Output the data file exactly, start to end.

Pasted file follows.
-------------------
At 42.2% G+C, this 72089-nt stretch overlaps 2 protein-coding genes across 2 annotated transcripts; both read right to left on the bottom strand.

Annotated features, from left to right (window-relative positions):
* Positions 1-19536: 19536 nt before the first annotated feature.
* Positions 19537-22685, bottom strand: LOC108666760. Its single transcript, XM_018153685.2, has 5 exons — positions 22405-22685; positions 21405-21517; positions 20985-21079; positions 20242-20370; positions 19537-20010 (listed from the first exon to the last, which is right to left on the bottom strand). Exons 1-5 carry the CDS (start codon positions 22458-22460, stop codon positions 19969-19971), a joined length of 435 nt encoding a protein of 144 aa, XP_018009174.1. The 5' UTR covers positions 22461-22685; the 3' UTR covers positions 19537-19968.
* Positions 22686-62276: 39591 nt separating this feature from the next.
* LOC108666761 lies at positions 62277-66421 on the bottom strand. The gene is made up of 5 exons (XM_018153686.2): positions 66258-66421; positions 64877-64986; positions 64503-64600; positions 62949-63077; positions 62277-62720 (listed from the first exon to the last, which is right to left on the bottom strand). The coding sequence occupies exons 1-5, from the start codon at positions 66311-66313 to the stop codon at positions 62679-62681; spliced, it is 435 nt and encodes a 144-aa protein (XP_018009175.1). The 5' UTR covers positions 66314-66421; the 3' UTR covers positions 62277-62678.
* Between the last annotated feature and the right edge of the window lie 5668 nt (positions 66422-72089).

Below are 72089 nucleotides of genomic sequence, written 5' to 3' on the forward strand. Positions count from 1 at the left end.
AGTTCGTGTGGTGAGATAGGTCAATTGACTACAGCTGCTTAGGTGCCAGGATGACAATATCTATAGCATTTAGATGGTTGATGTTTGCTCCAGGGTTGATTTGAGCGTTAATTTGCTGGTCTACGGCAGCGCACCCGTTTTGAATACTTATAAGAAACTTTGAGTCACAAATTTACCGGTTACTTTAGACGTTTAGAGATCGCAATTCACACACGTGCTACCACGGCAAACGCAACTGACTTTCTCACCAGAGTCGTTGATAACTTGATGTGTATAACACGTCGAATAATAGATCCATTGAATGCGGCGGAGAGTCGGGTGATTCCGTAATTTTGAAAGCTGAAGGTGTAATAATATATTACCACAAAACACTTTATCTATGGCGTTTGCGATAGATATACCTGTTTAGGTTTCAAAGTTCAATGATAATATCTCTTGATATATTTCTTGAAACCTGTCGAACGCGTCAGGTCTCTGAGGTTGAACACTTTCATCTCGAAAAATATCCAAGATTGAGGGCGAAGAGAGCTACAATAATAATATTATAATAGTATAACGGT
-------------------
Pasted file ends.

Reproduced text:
At 42.2% G+C, this 72089-nt stretch overlaps 2 protein-coding genes across 2 annotated transcripts; both read right to left on the bottom strand.

Annotated features, from left to right (window-relative positions):
* Positions 1-19536: 19536 nt before the first annotated feature.
* Positions 19537-22685, bottom strand: LOC108666760. Its single transcript, XM_018153685.2, has 5 exons — positions 22405-22685; positions 21405-21517; positions 20985-21079; positions 20242-20370; positions 19537-20010 (listed from the first exon to the last, which is right to left on the bottom strand). Exons 1-5 carry the CDS (start codon positions 22458-22460, stop codon positions 19969-19971), a joined length of 435 nt encoding a protein of 144 aa, XP_018009174.1. The 5' UTR covers positions 22461-22685; the 3' UTR covers positions 19537-19968.
* Positions 22686-62276: 39591 nt separating this feature from the next.
* LOC108666761 lies at positions 62277-66421 on the bottom strand. The gene is made up of 5 exons (XM_018153686.2): positions 66258-66421; positions 64877-64986; positions 64503-64600; positions 62949-63077; positions 62277-62720 (listed from the first exon to the last, which is right to left on the bottom strand). The coding sequence occupies exons 1-5, from the start codon at positions 66311-66313 to the stop codon at positions 62679-62681; spliced, it is 435 nt and encodes a 144-aa protein (XP_018009175.1). The 5' UTR covers positions 66314-66421; the 3' UTR covers positions 62277-62678.
* Between the last annotated feature and the right edge of the window lie 5668 nt (positions 66422-72089).

Below are 72089 nucleotides of genomic sequence, written 5' to 3' on the forward strand. Positions count from 1 at the left end.
AGTTCGTGTGGTGAGATAGGTCAATTGACTACAGCTGCTTAGGTGCCAGGATGACAATATCTATAGCATTTAGATGGTTGATGTTTGCTCCAGGGTTGATTTGAGCGTTAATTTGCTGGTCTACGGCAGCGCACCCGTTTTGAATACTTATAAGAAACTTTGAGTCACAAATTTACCGGTTACTTTAGACGTTTAGAGATCGCAATTCACACACGTGCTACCACGGCAAACGCAACTGACTTTCTCACCAGAGTCGTTGATAACTTGATGTGTATAACACGTCGAATAATAGATCCATTGAATGCGGCGGAGAGTCGGGTGATTCCGTAATTTTGAAAGCTGAAGGTGTAATAATATATTACCACAAAACACTTTATCTATGGCGTTTGCGATAGATATACCTGTTTAGGTTTCAAAGTTCAATGATAATATCTCTTGATATATTTCTTGAAACCTGTCGAACGCGTCAGGTCTCTGAGGTTGAACACTTTCATCTCGAAAAATATCCAAGATTGAGGGCGAAGAGAGCTACAATAATAATATTATAATAGTATAACGGT